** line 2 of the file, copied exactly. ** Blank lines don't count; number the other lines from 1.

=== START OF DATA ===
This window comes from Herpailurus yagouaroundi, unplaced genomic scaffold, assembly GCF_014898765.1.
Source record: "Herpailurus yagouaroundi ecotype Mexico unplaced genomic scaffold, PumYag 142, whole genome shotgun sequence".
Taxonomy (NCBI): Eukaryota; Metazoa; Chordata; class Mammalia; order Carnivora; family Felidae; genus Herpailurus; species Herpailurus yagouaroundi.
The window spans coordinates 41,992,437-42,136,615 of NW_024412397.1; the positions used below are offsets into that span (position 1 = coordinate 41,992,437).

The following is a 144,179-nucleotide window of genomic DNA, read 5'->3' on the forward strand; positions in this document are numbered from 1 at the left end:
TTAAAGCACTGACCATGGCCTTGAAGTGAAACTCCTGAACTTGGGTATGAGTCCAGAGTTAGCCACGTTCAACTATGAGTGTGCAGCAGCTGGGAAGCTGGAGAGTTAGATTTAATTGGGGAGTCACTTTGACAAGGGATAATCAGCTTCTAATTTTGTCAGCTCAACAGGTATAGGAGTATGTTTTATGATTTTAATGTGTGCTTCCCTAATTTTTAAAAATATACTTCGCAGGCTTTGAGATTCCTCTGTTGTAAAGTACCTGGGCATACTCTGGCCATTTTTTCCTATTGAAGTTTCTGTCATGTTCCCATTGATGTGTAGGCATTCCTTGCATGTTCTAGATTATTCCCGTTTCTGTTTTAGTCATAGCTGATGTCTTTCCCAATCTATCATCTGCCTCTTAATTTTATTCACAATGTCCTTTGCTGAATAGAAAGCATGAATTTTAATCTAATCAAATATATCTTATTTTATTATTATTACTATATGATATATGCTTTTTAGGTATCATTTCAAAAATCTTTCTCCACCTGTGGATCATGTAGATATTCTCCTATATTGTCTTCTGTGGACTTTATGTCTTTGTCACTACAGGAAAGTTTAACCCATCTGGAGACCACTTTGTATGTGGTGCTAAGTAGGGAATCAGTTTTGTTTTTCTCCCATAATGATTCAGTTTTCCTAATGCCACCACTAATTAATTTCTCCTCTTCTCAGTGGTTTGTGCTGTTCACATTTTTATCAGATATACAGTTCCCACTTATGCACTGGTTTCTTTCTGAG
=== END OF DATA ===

Source record: "Herpailurus yagouaroundi ecotype Mexico unplaced genomic scaffold, PumYag 142, whole genome shotgun sequence".